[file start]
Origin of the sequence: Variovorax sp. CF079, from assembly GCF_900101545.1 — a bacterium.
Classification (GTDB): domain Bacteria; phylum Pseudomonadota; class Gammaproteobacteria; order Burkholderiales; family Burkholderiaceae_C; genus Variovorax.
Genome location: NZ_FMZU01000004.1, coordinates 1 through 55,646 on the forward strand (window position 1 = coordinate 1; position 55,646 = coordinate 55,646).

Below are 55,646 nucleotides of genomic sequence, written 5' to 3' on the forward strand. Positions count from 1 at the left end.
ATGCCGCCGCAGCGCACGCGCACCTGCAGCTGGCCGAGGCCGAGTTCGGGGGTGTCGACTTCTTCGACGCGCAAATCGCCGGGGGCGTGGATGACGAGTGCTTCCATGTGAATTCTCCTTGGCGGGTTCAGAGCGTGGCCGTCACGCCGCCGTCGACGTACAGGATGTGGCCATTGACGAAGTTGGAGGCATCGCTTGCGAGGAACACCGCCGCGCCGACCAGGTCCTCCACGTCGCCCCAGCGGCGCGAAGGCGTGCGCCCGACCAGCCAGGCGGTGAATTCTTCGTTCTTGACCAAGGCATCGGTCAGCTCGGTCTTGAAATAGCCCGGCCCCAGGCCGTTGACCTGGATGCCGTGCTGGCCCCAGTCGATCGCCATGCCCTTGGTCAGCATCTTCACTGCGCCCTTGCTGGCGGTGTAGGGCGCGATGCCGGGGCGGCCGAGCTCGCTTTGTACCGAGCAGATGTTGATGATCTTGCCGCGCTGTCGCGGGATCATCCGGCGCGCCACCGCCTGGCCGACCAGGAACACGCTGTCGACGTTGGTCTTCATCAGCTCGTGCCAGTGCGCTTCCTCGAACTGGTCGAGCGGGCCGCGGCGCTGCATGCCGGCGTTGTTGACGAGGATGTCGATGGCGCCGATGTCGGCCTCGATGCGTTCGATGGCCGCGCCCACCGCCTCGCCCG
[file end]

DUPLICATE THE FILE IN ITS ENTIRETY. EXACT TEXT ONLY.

Origin of the sequence: Variovorax sp. CF079, from assembly GCF_900101545.1 — a bacterium.
Classification (GTDB): domain Bacteria; phylum Pseudomonadota; class Gammaproteobacteria; order Burkholderiales; family Burkholderiaceae_C; genus Variovorax.
Genome location: NZ_FMZU01000004.1, coordinates 1 through 55,646 on the forward strand (window position 1 = coordinate 1; position 55,646 = coordinate 55,646).

Below are 55,646 nucleotides of genomic sequence, written 5' to 3' on the forward strand. Positions count from 1 at the left end.
ATGCCGCCGCAGCGCACGCGCACCTGCAGCTGGCCGAGGCCGAGTTCGGGGGTGTCGACTTCTTCGACGCGCAAATCGCCGGGGGCGTGGATGACGAGTGCTTCCATGTGAATTCTCCTTGGCGGGTTCAGAGCGTGGCCGTCACGCCGCCGTCGACGTACAGGATGTGGCCATTGACGAAGTTGGAGGCATCGCTTGCGAGGAACACCGCCGCGCCGACCAGGTCCTCCACGTCGCCCCAGCGGCGCGAAGGCGTGCGCCCGACCAGCCAGGCGGTGAATTCTTCGTTCTTGACCAAGGCATCGGTCAGCTCGGTCTTGAAATAGCCCGGCCCCAGGCCGTTGACCTGGATGCCGTGCTGGCCCCAGTCGATCGCCATGCCCTTGGTCAGCATCTTCACTGCGCCCTTGCTGGCGGTGTAGGGCGCGATGCCGGGGCGGCCGAGCTCGCTTTGTACCGAGCAGATGTTGATGATCTTGCCGCGCTGTCGCGGGATCATCCGGCGCGCCACCGCCTGGCCGACCAGGAACACGCTGTCGACGTTGGTCTTCATCAGCTCGTGCCAGTGCGCTTCCTCGAACTGGTCGAGCGGGCCGCGGCGCTGCATGCCGGCGTTGTTGACGAGGATGTCGATGGCGCCGATGTCGGCCTCGATGCGTTCGATGGCCGCGCCCACCGCCTCGCCCG